By Michael Golub (EE72)

Chapter X: The Hole

I raced out with Mina's soup, though not fast enough to satisfy her.

She sat, ungebluzen, with her arms folded on her chest.

"Schmendrick," she said, less than affectionately. "What took you so long? We thought that you lost your pupic !"

Ben Bonus was sipping cranberry juice when she klopped me with this zinger. He laughed at the wrong moment, inhaled a swallow, and prompty coated his place setting with a maroon-colored regurgitant spray. Jacob's guffaw was so powerful that I thought he might have ruptured a viscus. He slammed a meaty paw down on the table in appreciation, overturning Ziggleman's water glass. As I ran over to my server to get a handful of napkins, Rogue poked me in the back.

"Bocci, mains," he said. "You'd better hurry up."

"Oh, shit."

"Don't worry," he offered. "You're last on the hot line."

The hot line order was set by the head waiter in the middle of each meal. Generally, there was little variation, the order being determined by seniority. If one station was far busier than the rest, that waiter got to go first. The number of trips needed to feed all of one's customers was also a key variable. Of course, some waiters expressed their machismo by toting sixteen mains (four stacks of four, the unofficial limit) on a single tray, thereby serving two full tables at once. With only twelve orders to carry, I figured I could easily serve all of my customers in one trip, and so I was not very dismayed to be relegated to the last position. Also, I was way behind.

I met Billy at the server for a strategy conference.

"Listen, Billy," I whispered, not wanting to be overheard by the Greenbergs who were directly behind me. They were clearly eavesdropping, paranoid, I suppose, that I was planning to scald them again.

"I'm not exactly sure what she meant," I confided to Daits, "but I think Mina just accused me of losing my dick in the kitchen."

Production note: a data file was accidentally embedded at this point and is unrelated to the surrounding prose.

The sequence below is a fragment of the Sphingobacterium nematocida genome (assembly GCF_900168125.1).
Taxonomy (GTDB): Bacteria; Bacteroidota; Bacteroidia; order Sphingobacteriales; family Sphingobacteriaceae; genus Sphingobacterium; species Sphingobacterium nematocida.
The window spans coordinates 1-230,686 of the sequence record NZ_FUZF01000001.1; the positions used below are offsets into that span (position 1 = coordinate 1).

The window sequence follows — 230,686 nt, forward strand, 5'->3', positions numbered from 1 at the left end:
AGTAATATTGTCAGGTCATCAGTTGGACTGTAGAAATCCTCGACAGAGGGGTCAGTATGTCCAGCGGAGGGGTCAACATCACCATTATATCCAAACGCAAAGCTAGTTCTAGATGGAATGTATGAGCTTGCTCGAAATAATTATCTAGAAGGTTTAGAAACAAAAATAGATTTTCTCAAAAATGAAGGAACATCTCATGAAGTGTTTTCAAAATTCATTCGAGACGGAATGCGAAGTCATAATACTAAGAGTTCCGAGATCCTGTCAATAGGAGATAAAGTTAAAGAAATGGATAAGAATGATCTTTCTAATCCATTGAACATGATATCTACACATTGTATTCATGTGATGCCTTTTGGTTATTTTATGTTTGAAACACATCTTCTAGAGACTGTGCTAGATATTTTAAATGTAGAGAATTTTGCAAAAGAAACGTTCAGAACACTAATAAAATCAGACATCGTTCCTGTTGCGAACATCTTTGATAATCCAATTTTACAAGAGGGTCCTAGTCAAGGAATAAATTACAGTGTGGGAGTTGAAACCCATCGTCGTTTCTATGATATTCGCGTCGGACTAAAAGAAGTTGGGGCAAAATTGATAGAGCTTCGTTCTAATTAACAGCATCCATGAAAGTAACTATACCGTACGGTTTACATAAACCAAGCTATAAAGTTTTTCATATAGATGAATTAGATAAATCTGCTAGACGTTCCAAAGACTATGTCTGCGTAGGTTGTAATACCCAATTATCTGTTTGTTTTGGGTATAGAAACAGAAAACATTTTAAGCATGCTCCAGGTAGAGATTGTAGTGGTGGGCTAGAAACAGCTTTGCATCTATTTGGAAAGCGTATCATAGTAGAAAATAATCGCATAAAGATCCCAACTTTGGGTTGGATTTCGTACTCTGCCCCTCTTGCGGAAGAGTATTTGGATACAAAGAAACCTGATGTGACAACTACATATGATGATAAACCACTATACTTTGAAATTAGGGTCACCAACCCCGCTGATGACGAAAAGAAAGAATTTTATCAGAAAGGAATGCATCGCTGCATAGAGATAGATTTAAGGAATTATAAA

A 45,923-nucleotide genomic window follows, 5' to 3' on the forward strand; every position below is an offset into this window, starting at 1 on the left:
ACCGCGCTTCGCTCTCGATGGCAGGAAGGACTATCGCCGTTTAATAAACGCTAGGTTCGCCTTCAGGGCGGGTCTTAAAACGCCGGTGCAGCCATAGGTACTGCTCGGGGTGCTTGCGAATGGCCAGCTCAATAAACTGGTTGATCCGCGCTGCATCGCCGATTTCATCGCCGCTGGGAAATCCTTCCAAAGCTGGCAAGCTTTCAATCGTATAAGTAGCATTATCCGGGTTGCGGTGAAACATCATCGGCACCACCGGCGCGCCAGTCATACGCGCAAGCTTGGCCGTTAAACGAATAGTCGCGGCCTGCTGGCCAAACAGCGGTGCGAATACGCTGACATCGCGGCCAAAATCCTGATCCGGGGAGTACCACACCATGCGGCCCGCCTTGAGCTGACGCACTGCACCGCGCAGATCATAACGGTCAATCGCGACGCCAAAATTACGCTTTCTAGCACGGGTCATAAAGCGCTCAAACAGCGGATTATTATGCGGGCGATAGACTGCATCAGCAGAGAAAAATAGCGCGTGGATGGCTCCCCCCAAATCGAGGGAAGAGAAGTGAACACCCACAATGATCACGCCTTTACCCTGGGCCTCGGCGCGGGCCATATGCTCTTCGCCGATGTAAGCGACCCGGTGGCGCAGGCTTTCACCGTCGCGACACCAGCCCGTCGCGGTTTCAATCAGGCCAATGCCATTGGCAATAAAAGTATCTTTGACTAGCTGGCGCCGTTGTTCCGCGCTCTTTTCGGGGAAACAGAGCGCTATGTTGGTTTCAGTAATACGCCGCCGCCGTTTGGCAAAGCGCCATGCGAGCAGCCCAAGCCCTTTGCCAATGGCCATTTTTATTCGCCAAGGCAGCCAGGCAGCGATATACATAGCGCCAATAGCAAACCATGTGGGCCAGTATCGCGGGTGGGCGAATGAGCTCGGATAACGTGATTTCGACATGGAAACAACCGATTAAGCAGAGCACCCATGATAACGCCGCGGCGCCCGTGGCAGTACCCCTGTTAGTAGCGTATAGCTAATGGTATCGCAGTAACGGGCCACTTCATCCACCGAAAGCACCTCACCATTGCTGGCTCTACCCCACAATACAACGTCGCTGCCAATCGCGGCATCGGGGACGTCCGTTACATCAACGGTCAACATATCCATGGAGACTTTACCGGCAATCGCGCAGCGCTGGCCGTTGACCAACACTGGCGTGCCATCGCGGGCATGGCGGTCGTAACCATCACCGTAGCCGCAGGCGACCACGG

Like Jacob, Billy found this image to be uproariously funny.

"Hey!," I said, cutting into his belly laugh. "Jacob knocked over Ziggleman's water and Ben Bonus barfed up some juice, so"--I handed him a stack of napkins--"go clean up and get their orders for mains while you're at it."

"Yes sir, General McFoofson," he said with a salute, adding, "Don't you want me to help you search for your pecker?"

No time for jokes. "Daits," I said, with the upmost seriousness, "Rogue already called, 'Mains.' If you wanna get out of here before dinner, get moving."

I hoped to collect table six's orders in record time, and was delayed only by my own propensity towards loquaciousness. More specifically, I am dominated by (what I think the psychoanalyst Eric Berne called "The Little Professor"). That is to say, when asked a question, I feel compelled to respond in a thorough and often pedantic manner, basing my answers on whatever smattering of knowledge I have pertinent to the topic.

For example, Mr. Greenberg asked me what was in the spring salad.

I replied, "Well, there's diced cabbage and carrot shavings, and slivers of matches herring, and sliced tomato, and stuff like that."

He ordered the broiled fillet of red snapper.